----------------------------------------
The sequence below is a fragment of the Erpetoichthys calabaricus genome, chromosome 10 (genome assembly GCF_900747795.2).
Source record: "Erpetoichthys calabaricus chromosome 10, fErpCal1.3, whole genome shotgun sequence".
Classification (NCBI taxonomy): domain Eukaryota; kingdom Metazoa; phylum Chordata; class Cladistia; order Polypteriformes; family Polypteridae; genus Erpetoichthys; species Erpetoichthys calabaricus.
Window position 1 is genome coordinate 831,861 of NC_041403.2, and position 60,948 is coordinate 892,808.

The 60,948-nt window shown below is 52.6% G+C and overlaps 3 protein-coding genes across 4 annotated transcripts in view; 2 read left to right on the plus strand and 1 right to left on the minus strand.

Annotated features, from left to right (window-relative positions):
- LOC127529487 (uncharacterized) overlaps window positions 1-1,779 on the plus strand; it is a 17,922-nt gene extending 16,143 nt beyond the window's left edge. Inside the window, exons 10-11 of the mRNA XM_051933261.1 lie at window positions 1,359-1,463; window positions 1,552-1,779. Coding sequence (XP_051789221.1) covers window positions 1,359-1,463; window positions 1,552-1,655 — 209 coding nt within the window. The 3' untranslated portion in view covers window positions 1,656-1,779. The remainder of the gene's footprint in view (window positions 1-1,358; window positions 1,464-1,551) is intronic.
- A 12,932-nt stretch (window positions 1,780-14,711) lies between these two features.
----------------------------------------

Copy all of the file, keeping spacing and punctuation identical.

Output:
The sequence below is a fragment of the Erpetoichthys calabaricus genome, chromosome 10 (genome assembly GCF_900747795.2).
Source record: "Erpetoichthys calabaricus chromosome 10, fErpCal1.3, whole genome shotgun sequence".
Classification (NCBI taxonomy): domain Eukaryota; kingdom Metazoa; phylum Chordata; class Cladistia; order Polypteriformes; family Polypteridae; genus Erpetoichthys; species Erpetoichthys calabaricus.
Window position 1 is genome coordinate 831,861 of NC_041403.2, and position 60,948 is coordinate 892,808.

The 60,948-nt window shown below is 52.6% G+C and overlaps 3 protein-coding genes across 4 annotated transcripts in view; 2 read left to right on the plus strand and 1 right to left on the minus strand.

Annotated features, from left to right (window-relative positions):
- LOC127529487 (uncharacterized) overlaps window positions 1-1,779 on the plus strand; it is a 17,922-nt gene extending 16,143 nt beyond the window's left edge. Inside the window, exons 10-11 of the mRNA XM_051933261.1 lie at window positions 1,359-1,463; window positions 1,552-1,779. Coding sequence (XP_051789221.1) covers window positions 1,359-1,463; window positions 1,552-1,655 — 209 coding nt within the window. The 3' untranslated portion in view covers window positions 1,656-1,779. The remainder of the gene's footprint in view (window positions 1-1,358; window positions 1,464-1,551) is intronic.
- A 12,932-nt stretch (window positions 1,780-14,711) lies between these two features.